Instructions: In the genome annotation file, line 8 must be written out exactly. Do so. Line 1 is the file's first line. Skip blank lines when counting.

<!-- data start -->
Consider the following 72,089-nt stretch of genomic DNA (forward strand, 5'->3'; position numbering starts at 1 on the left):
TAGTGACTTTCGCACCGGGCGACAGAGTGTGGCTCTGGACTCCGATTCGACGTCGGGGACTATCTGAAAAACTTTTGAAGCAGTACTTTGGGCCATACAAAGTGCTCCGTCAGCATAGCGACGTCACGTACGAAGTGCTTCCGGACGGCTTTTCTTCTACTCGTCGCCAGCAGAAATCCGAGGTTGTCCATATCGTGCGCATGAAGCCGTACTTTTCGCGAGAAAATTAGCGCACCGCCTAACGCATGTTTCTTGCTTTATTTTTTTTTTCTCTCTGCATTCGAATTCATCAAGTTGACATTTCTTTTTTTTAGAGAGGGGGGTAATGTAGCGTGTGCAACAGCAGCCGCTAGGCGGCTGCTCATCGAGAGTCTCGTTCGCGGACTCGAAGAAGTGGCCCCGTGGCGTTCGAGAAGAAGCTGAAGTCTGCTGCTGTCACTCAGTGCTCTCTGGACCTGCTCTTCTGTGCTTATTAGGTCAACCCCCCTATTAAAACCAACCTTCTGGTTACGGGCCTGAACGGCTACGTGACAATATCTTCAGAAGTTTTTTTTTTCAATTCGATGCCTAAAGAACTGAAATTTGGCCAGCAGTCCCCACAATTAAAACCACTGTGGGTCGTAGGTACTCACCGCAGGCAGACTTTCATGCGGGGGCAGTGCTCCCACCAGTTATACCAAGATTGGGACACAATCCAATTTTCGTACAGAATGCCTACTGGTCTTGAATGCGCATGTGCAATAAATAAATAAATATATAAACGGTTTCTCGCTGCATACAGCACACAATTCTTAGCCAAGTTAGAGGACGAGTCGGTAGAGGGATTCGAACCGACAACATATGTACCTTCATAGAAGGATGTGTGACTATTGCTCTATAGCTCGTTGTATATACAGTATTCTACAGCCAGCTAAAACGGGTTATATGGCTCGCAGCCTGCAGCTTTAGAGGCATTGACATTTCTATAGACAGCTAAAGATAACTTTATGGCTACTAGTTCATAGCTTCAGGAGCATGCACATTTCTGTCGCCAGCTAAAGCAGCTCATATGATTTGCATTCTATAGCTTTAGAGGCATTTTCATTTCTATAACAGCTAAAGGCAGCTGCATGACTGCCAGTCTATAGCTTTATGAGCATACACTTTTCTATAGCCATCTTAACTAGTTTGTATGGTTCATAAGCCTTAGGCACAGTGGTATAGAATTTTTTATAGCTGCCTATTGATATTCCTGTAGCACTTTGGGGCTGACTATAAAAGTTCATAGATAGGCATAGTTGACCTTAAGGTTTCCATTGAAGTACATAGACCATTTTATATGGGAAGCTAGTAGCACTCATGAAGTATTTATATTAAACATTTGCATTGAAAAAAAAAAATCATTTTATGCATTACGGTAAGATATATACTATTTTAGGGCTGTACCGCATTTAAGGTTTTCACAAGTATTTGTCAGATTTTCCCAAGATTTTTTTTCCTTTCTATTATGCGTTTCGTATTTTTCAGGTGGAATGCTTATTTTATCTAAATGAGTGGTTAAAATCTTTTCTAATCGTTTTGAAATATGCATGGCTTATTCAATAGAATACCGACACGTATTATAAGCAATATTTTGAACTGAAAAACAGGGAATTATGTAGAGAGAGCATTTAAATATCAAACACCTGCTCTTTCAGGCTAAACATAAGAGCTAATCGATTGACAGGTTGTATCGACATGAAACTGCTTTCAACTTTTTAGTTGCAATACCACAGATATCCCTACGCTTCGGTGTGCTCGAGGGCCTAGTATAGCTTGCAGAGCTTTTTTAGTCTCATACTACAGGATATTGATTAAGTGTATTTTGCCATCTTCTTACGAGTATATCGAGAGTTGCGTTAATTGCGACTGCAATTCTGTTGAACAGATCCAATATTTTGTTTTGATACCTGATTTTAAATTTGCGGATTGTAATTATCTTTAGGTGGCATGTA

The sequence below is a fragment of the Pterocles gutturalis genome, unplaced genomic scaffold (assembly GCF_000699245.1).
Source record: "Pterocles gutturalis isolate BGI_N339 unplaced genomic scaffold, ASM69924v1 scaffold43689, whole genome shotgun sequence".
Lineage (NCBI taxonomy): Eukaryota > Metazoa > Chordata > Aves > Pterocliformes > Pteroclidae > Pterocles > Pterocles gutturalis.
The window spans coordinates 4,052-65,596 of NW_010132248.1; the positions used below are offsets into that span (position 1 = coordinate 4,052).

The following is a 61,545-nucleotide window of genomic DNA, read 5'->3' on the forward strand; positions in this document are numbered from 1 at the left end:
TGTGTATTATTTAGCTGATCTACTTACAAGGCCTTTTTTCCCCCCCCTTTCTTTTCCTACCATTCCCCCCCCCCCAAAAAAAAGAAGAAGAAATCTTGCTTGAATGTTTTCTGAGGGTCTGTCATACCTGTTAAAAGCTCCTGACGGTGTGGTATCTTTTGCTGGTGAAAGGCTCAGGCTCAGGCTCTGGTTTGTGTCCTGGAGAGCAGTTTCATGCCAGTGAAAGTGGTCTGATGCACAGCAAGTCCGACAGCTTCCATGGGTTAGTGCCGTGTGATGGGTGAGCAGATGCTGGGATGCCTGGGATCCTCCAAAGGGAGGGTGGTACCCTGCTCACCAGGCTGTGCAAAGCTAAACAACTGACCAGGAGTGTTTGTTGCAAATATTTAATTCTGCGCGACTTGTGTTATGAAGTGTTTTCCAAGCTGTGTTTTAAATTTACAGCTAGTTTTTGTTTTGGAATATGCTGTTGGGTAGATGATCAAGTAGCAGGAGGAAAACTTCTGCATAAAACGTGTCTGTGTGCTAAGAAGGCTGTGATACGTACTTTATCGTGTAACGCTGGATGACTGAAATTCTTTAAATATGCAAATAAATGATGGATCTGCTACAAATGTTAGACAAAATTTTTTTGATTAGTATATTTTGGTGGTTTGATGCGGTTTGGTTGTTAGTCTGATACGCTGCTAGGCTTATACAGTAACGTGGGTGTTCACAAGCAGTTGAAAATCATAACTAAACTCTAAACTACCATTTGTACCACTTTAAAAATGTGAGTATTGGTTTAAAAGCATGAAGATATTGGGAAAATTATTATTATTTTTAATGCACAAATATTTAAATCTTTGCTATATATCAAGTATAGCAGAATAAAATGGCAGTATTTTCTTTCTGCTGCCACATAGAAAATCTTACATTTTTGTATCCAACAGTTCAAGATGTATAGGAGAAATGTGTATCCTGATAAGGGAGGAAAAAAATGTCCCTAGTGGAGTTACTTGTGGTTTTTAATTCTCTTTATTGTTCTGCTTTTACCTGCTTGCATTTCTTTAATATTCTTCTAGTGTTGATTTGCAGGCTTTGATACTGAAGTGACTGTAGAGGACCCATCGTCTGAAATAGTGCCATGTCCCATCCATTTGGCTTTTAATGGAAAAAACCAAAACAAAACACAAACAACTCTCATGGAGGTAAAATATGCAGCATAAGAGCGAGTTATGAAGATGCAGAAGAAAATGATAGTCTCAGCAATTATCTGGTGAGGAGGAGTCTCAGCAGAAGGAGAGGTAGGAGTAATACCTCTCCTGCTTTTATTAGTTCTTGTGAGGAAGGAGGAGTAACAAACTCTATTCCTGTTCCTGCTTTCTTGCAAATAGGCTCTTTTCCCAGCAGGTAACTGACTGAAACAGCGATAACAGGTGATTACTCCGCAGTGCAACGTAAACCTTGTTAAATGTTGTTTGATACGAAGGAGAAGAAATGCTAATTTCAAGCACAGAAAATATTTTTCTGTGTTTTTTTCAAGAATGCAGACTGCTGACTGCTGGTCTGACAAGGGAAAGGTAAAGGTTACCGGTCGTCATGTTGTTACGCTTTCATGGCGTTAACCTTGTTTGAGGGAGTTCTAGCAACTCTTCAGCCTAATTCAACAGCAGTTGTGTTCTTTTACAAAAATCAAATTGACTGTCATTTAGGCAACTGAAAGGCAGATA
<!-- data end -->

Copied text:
TGTGTATTATTTAGCTGATCTACTTACAAGGCCTTTTTTCCCCCCCCTTTCTTTTCCTACCATTCCCCCCCCCCCAAAAAAAAGAAGAAGAAATCTTGCTTGAATGTTTTCTGAGGGTCTGTCATACCTGTTAAAAGCTCCTGACGGTGTGGTATCTTTTGCTGGTGAAAGGCTCAGGCTCAGGCTCTGGTTTGTGTCCTGGAGAGCAGTTTCATGCCAGTGAAAGTGGTCTGATGCACAGCAAGTCCGACAGCTTCCATGGGTTAGTGCCGTGTGATGGGTGAGCAGATGCTGGGATGCCTGGGATCCTCCAAAGGGAGGGTGGTACCCTGCTCACCAGGCTGTGCAAAGCTAAACAACTGACCAGGAGTGTTTGTTGCAAATATTTAATTCTGCGCGACTTGTGTTATGAAGTGTTTTCCAAGCTGTGTTTTAAATTTACAGCTAGTTTTTGTTTTGGAATATGCTGTTGGGTAGATGATCAAGTAGCAGGAGGAAAACTTCTGCATAAAACGTGTCTGTGTGCTAAGAAGGCTGTGATACGTACTTTATCGTGTAACGCTGGATGACTGAAATTCTTTAAATATGCAAATAAATGATGGATCTGCTACAAATGTTAGACAAAATTTTTTTGATTAGTATATTTTGGTGGTTTGATGCGGTTTGGTTGTTAGTCTGATACGCTGCTAGGCTTATACAGTAACGTGGGTGTTCACAAGCAGTTGAAAATCATAACTAAACTCTAAACTACCATTTGTACCACTTTAAAAATGTGAGTATTGGTTTAAAAGCATGAAGATATTGGGAAAATTATTATTATTTTTAATGCACAAATATTTAAATCTTTGCTATATATCAAGTATAGCAGAATAAAATGGCAGTATTTTCTTTCTGCTGCCACATAGAAAATCTTACATTTTTGTATCCAACAGTTCAAGATGTATAGGAGAAATGTGTATCCTGATAAGGGAGGAAAAAAATGTCCCTAGTGGAGTTACTTGTGGTTTTTAATTCTCTTTATTGTTCTGCTTTTACCTGCTTGCATTTCTTTAATATTCTTCTAGTGTTGATTTGCAGGCTTTGATACTGAAGTGACTGTAGAGGACCCATCGTCTGAAATAGTGCCATGTCCCATCCATTTGGCTTTTAATGGAAAAAACCAAAACAAAACACAAACAACTCTCATGGAGGTAAAATATGCAGCATAAGAGCGAGTTATGAAGATGCAGAAGAAAATGATAGTCTCAGCAATTATCTGGTGAGGAGGAGTCTCAGCAGAAGGAGAGGTAGGAGTAATACCTCTCCTGCTTTTATTAGTTCTTGTGAGGAAGGAGGAGTAACAAACTCTATTCCTGTTCCTGCTTTCTTGCAAATAGGCTCTTTTCCCAGCAGGTAACTGACTGAAACAGCGATAACAGGTGATTACTCCGCAGTGCAACGTAAACCTTGTTAAATGTTGTTTGATACGAAGGAGAAGAAATGCTAATTTCAAGCACAGAAAATATTTTTCTGTGTTTTTTTCAAGAATGCAGACTGCTGACTGCTGGTCTGACAAGGGAAAGGTAAAGGTTACCGGTCGTCATGTTGTTACGCTTTCATGGCGTTAACCTTGTTTGAGGGAGTTCTAGCAACTCTTCAGCCTAATTCAACAGCAGTTGTGTTCTTTTACAAAAATCAAATTGACTGTCATTTAGGCAACTGAAAGGCAGATA